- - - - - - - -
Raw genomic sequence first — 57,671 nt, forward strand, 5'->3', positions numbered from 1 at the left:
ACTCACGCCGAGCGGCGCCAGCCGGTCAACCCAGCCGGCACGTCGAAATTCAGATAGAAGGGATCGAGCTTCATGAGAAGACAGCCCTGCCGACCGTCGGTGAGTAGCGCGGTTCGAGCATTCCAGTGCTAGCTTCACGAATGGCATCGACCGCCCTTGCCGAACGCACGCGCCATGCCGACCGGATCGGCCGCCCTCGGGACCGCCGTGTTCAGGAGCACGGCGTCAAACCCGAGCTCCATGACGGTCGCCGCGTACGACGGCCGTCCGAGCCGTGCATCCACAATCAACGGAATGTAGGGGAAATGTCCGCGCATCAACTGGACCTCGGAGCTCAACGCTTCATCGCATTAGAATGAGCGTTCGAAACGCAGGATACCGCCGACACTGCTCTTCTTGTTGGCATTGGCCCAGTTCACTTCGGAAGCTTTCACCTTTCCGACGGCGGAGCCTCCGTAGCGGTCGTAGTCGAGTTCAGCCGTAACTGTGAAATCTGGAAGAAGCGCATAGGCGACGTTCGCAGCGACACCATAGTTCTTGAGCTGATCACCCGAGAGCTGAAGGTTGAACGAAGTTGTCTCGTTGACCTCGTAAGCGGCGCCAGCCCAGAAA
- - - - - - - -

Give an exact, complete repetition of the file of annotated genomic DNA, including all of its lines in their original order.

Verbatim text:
Raw genomic sequence first — 57,671 nt, forward strand, 5'->3', positions numbered from 1 at the left:
ACTCACGCCGAGCGGCGCCAGCCGGTCAACCCAGCCGGCACGTCGAAATTCAGATAGAAGGGATCGAGCTTCATGAGAAGACAGCCCTGCCGACCGTCGGTGAGTAGCGCGGTTCGAGCATTCCAGTGCTAGCTTCACGAATGGCATCGACCGCCCTTGCCGAACGCACGCGCCATGCCGACCGGATCGGCCGCCCTCGGGACCGCCGTGTTCAGGAGCACGGCGTCAAACCCGAGCTCCATGACGGTCGCCGCGTACGACGGCCGTCCGAGCCGTGCATCCACAATCAACGGAATGTAGGGGAAATGTCCGCGCATCAACTGGACCTCGGAGCTCAACGCTTCATCGCATTAGAATGAGCGTTCGAAACGCAGGATACCGCCGACACTGCTCTTCTTGTTGGCATTGGCCCAGTTCACTTCGGAAGCTTTCACCTTTCCGACGGCGGAGCCTCCGTAGCGGTCGTAGTCGAGTTCAGCCGTAACTGTGAAATCTGGAAGAAGCGCATAGGCGACGTTCGCAGCGACACCATAGTTCTTGAGCTGATCACCCGAGAGCTGAAGGTTGAACGAAGTTGTCTCGTTGACCTCGTAAGCGGCGCCAGCCCAGAAA